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The 7 Amusement Park Wonders of the World

HuffPost logo HuffPost 15/07/2015 Jason Heidemann,

© Richard Levine/Demotix/Corbi Never mind the merry-go-round. August 16 is National Roller Coaster Day, which means we're aiming for high-stakes thrills, baby! You wanna go for the ride of the life? Check out these seven roller coaster wonders and remember: Keep your hands inside the car at all times.

1. The Great Scenic Railway at Luna Park: Melbourne, Australia

© Provided by The Huffington Post Roller coasters operate almost entirely on fear factor and what could be scarier than riding the world's oldest continuously operated roller coaster -- and a wooden one at that? In truth the Scenic Railway at Luna Park, constructed in 1912, is modest by today's thrill ride comparisons, but the expansive views atop the coaster certainly justify its name. Plus, how cool is it that an actual brake operator rides in the middle of each car?

2. The Cyclone at Jolly Roger Amusement Park: Ocean City, MD

The newest entry into the pantheon of theme park attractions, this "cart coaster" is a 1,500 foot-long hybrid go kart track and roller coaster in which passengers control their own speed and ride individually as they whiz and whir around a track that takes drivers up five spiral stories, down a small hill and back down again via another set of spirals. The Cyclone opened in May, but already we're amazed.

3. Formula Rossa at Ferrari World: Abu Dhabi, United Arab Emirates

© Provided by The Huffington Post This coaster goes so freakin' fast (250 mph to be exact) that all riders are required to wear protective goggles lest they collide with bugs along the route. Formula Rossa, modeled after Italian racetrack Autodromo Nazionale Monza, currently holds the record for world's fastest roller coaster -- it reaches 60 mph in just two seconds. We have a better name for it: How about Hell on Wheels?

4. Goliath at Six Flags Great America: Gurnee, IL

© Provided by The Huffington Post Poor David wouldn't stand a chance against this 165-foot tall wooden monstrosity, a recent addition to the Six Flags family. Upon its June debut last year, Goliath shattered three Guinness World Records, including steepest, longest and -- at a top speed of 72 miles per hour -- fastest wooden roller coaster in the world. That thing that dropped out of your body after the first steep drop? That would be your stomach.

5. Steel Dragon 2000 at Nagashima Spa Land: Mie Prefecture, Japan

Death-defying chills and thrills occasionally come with a steep price tag. The construction of the world's longest roller coaster -- 8,133 feet -- required more steel than any other for earthquake protection, bringing the total cost to $50 million. The ride consists of an initial 306-foot drop, a figure eight-shaped helix, seven camelback hills and two tunnels and is named for the Year of the Dragon.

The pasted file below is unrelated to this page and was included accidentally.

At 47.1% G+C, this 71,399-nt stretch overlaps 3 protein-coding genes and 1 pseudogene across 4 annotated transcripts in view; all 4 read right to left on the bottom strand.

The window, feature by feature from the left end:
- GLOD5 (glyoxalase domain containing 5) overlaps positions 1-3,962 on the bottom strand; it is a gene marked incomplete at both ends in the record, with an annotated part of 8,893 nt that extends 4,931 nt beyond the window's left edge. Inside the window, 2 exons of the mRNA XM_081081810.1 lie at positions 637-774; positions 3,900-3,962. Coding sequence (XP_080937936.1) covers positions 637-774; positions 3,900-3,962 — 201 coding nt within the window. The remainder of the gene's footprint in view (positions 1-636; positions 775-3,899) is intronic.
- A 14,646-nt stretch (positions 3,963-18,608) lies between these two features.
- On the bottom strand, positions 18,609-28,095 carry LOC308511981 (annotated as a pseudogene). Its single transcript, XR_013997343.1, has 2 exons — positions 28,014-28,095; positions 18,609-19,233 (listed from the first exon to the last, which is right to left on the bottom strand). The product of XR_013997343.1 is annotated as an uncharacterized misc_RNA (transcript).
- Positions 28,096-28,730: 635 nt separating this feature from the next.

6. The Beast at Kings Island: Mason, Ohio

Roller coaster enthusiast Carl Eichelman, in the front car on the left, plunges down the first hill of the roller coaster “The Beast” at Kings Island amusement park in Mason, Ohio. © AP Photo Roller coaster enthusiast Carl Eichelman, in the front car on the left, plunges down the first hill of the roller coaster “The Beast” at Kings Island amusement park in Mason, Ohio. 7,349 -- that's the number, in feet, of the world's longest wooden roller coaster -- a record that's been held by the Beast since 1979. It's also still the longest roller coaster -- regardless of construction materials -- in the United States. That's nearly a mile and a half of thrill ride goodness which takes riders up a 110-foot hill and then drops them 135 feet and spins them through dark tunnels, forested areas and one helix after another. When can we go?

7. Kingda Ka at Six Flags Great Adventure: Jackson, New Jersey

© Provided by The Huffington Post If you can build a slingshot that can fling an object 128 mph in 3.5 seconds you've got yourself a Kingda Ka on your hands. The world's tallest roller coaster -- and second fastest -- is actually a launch coaster that hurdles riders toward a 456-tall "top hat" or hill that take riders over a 90-degree hairpin turn without ever going upside down. Confused? Go ride for yourself: You might never be the same again.

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